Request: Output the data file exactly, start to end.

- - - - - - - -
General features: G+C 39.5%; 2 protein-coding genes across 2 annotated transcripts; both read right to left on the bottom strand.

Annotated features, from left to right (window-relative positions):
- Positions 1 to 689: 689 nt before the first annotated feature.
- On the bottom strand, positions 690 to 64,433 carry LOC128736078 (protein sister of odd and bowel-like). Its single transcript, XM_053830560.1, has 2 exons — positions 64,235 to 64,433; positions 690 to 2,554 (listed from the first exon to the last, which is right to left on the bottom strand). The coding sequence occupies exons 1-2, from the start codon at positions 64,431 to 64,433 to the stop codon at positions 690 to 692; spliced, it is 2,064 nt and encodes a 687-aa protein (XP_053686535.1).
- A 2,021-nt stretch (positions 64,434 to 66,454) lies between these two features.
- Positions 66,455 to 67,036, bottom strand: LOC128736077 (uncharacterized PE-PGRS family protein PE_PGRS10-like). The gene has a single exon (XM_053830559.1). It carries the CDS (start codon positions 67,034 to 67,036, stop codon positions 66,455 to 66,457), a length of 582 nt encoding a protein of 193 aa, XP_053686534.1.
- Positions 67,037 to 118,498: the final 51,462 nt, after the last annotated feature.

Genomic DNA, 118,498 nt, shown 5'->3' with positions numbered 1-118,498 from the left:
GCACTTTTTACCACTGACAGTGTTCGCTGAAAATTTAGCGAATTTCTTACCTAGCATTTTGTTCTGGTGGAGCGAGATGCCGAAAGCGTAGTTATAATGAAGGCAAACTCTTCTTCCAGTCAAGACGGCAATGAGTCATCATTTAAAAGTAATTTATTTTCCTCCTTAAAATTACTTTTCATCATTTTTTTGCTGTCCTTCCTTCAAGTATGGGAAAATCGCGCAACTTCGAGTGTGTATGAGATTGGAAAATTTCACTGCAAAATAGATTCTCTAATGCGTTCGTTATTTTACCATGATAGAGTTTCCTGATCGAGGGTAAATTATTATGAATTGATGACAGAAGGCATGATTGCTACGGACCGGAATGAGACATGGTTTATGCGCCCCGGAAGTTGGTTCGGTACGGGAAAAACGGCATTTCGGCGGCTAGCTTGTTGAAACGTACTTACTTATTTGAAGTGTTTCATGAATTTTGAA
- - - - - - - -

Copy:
General features: G+C 39.5%; 2 protein-coding genes across 2 annotated transcripts; both read right to left on the bottom strand.

Annotated features, from left to right (window-relative positions):
- Positions 1 to 689: 689 nt before the first annotated feature.
- On the bottom strand, positions 690 to 64,433 carry LOC128736078 (protein sister of odd and bowel-like). Its single transcript, XM_053830560.1, has 2 exons — positions 64,235 to 64,433; positions 690 to 2,554 (listed from the first exon to the last, which is right to left on the bottom strand). The coding sequence occupies exons 1-2, from the start codon at positions 64,431 to 64,433 to the stop codon at positions 690 to 692; spliced, it is 2,064 nt and encodes a 687-aa protein (XP_053686535.1).
- A 2,021-nt stretch (positions 64,434 to 66,454) lies between these two features.
- Positions 66,455 to 67,036, bottom strand: LOC128736077 (uncharacterized PE-PGRS family protein PE_PGRS10-like). The gene has a single exon (XM_053830559.1). It carries the CDS (start codon positions 67,034 to 67,036, stop codon positions 66,455 to 66,457), a length of 582 nt encoding a protein of 193 aa, XP_053686534.1.
- Positions 67,037 to 118,498: the final 51,462 nt, after the last annotated feature.

Genomic DNA, 118,498 nt, shown 5'->3' with positions numbered 1-118,498 from the left:
GCACTTTTTACCACTGACAGTGTTCGCTGAAAATTTAGCGAATTTCTTACCTAGCATTTTGTTCTGGTGGAGCGAGATGCCGAAAGCGTAGTTATAATGAAGGCAAACTCTTCTTCCAGTCAAGACGGCAATGAGTCATCATTTAAAAGTAATTTATTTTCCTCCTTAAAATTACTTTTCATCATTTTTTTGCTGTCCTTCCTTCAAGTATGGGAAAATCGCGCAACTTCGAGTGTGTATGAGATTGGAAAATTTCACTGCAAAATAGATTCTCTAATGCGTTCGTTATTTTACCATGATAGAGTTTCCTGATCGAGGGTAAATTATTATGAATTGATGACAGAAGGCATGATTGCTACGGACCGGAATGAGACATGGTTTATGCGCCCCGGAAGTTGGTTCGGTACGGGAAAAACGGCATTTCGGCGGCTAGCTTGTTGAAACGTACTTACTTATTTGAAGTGTTTCATGAATTTTGAA